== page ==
Abir Chatterjee, who recently became the first actor to portray Bengali literature's iconic sleuths, Satyajit Ray's Feluda and Sharadindu Bandopadhyay's Byomkesh Bakshi, in two major movie adaptations, had his work cut out. Much like the ace detectives' eye for details, Chatterjee too had to capture the finer points of the classic characters to satisfy generations of bookworms.
Chatterjee's focus was clear. He wanted to be accurate without being repetitive in the whodunnit films - Byomkesh Phire Elo and Baadshahi Angti - that simultaneously released in West Bengal on December 19. After all, the two detective series, spaced about three decades apart, have been the staple of crime fiction fans since the 1930s.
"There was a healthy gap of one year between the making of the two films. Though the characters are different and set in different periods, there are basic similarities like observation power, intelligence, sense of morals and honesty, the way they portray Bangaliana (Bengali psyche).
"My concern was that the performances shouldn't be repetitive because if there's repetition, then people will notice and be critical. It was a challenge to differentiate between Byomkesh and Feluda," said the Kolkata-based Chatterjee.
In Anjan Dutt's Byomkesh Phire Elo (Byomkesh Returns), the third film in the series, Chatterjee reprises his role of the famed dhoti-clad, bespectacled 'Satyanweshi' or truth-seeker, a man who goes by instincts in pursuit of truth.
The film is based on a story penned by Bandopadhyay as part of his series of 33 crime thrillers - from 1932 to 1970 - with Byomkesh as the cerebral protagonist.
The latest Byomkesh outing is set in the late 1960s.
In Sandip Ray's Baadshahi Angti, adapted from auteur Satyajit Ray's Feluda novels (spanning 1965 to 1992), Chatterjee essays the steely resolve and agility of Charminar-puffing private investigator Pradosh C Mitter (who goes by his nickname Feluda) as he puts his observation methods to full use.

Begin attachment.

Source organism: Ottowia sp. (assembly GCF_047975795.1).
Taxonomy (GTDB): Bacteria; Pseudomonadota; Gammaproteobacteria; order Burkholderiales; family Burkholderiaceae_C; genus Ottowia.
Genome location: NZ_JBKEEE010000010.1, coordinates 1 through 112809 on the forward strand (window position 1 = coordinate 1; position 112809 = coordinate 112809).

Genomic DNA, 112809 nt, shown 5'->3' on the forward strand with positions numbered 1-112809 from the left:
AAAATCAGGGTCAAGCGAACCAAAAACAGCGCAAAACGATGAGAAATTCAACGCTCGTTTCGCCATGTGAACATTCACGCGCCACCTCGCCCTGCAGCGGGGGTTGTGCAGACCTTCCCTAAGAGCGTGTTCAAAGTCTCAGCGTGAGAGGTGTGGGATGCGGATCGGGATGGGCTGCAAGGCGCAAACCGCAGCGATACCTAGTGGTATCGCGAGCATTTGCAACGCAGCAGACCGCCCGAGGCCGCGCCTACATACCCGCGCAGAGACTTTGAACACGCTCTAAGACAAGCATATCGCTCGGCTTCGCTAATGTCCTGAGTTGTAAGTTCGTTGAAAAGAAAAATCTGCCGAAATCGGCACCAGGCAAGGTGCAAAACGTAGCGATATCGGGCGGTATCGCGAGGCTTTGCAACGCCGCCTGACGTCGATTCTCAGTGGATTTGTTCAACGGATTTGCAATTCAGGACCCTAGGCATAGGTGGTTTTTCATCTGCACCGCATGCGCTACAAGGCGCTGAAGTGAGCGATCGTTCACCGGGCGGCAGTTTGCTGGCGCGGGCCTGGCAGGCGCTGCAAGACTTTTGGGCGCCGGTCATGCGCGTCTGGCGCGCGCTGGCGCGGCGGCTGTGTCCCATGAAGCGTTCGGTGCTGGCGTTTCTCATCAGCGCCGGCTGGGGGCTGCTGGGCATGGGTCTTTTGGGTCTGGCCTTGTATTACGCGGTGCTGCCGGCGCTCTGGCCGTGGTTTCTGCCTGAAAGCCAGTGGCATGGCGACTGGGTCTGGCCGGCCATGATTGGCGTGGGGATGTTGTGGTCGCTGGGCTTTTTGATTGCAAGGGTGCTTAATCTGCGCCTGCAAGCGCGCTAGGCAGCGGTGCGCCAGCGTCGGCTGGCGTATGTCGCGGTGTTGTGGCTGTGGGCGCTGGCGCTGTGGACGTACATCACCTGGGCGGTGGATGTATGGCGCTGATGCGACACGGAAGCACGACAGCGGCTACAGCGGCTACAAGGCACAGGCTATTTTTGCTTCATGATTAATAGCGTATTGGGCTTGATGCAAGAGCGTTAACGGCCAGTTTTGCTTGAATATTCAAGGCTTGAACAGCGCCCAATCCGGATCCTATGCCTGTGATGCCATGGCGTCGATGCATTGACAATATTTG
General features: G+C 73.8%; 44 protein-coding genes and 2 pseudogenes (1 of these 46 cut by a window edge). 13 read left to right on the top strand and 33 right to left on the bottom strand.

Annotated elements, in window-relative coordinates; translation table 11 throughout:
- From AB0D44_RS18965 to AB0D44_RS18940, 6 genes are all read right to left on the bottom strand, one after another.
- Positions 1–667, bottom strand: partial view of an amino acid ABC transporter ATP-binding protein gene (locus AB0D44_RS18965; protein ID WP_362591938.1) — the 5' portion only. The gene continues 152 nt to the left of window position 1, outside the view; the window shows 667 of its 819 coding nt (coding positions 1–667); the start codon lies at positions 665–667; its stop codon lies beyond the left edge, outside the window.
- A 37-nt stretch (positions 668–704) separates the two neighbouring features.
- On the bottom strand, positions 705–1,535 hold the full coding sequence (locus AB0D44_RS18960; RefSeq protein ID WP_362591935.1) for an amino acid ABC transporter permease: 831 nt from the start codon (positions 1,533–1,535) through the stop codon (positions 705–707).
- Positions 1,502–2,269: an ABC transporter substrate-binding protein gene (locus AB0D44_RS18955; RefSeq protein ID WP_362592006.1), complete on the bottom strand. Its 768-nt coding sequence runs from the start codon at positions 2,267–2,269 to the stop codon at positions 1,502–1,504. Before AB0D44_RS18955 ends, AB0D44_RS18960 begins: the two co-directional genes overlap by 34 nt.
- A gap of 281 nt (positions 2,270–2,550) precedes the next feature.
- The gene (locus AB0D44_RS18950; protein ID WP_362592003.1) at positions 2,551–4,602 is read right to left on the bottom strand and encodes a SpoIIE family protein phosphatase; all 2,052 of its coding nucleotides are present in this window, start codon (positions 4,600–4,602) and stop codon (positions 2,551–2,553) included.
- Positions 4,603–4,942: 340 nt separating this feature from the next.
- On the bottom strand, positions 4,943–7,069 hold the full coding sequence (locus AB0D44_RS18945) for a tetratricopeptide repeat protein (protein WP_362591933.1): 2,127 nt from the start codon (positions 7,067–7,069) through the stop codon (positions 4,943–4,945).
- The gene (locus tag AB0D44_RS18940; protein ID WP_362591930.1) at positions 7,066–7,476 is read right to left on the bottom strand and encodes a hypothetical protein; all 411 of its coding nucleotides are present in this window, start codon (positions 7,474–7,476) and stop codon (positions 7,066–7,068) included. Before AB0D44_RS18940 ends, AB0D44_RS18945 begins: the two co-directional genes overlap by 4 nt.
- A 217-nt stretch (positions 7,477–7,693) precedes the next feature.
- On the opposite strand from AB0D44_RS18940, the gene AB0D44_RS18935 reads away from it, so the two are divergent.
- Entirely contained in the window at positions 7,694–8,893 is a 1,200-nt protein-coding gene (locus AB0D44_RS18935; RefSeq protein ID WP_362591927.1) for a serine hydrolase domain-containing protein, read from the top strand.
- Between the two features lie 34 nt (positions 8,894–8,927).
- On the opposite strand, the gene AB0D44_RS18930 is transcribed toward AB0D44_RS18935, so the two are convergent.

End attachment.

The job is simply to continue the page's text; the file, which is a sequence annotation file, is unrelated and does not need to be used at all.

Earlier, Feluda movies saw veterans Soumitra Chatterjee and Sabyasachi Chakraborty play the sleuth, who is accompanied in his adventures by cousin Topshe and writer friend Jatayu.
The new Feluda film, though based on the 1969 Baadshahi Angti story, is a reboot of the series and unfolds in the current age of cafes and snazzy cars. It had a nationwide release January 2.
"To play Byomkesh early on in my career was a challenge in itself. The bar was raised in the third film of the series. Also, playing neo-Feluda after the veterans was a huge challenge," said the actor, who forayed into films from television in 2009 and took on the role of Byomkesh in 2010.
Interestingly, filmmaker Dibakar Banerjee is all ready with the Bollywood version of Byomkesh Bakshi - the Sushant Singh Rajput-starrer Detective Byomkesh Bakshy!
Dismissing comparisons, Chatterjee says the big-budget Hindi film is targeted at a much larger audience.
Chatterjee, who had a bit role in Sujoy Ghosh's Kahaani as Vidya Balan's husband, is one of the most bankable stars in Tollywood today, with critically-acclaimed films like Hrid Majharey (with Raima Sen), Baishe Shrabon and Meghe Dhaka Tara under his belt.
Introduced to Feluda during his childhood and Byomkesh in his teens, Chatterjee, like any other Bengali, was more than familiar with the essence of the series.
The former appeals more to adolescents and the stories steer clear of any sexual angles. In contrast, the latter caters to adults punctuated with lust and adultery. Feluda is a bachelor, Byomkesh is married off in the tenth book.
"I made sure my body language and expressions were different in the two films," quipped Chatterjee.
As Chatterjee stepped into Feluda's shoes, the side-parting of the actor's hairstyle switched from right to left. His athletic build and sharp features added to the practised intense gaze, one of Feluda's typical mannerisms as he swiftly evaluates his subjects.
"I sort of distanced myself from the earlier films to unlearn, and I refrained from thinking about comparisons with the former Feludas," the 33-year-old said.
With numerous awards in his kitty, including the Face of Bengali Cinema - 2014 and his mass appeal, Chatterjee is aware of the importance of bringing cinegoers back to halls to watch Bengali cinema.
According to a CII-IMRB Report, the majority (54 percent) of Bengali film viewers in Kolkata have not been in theatres in the last one year to watch a Bengali film despite the proliferation of multiplexes.
"We need to make for more family entertainers and tap into the Bengali diaspora to widen the reach," the MBA graduate and father of one stressed.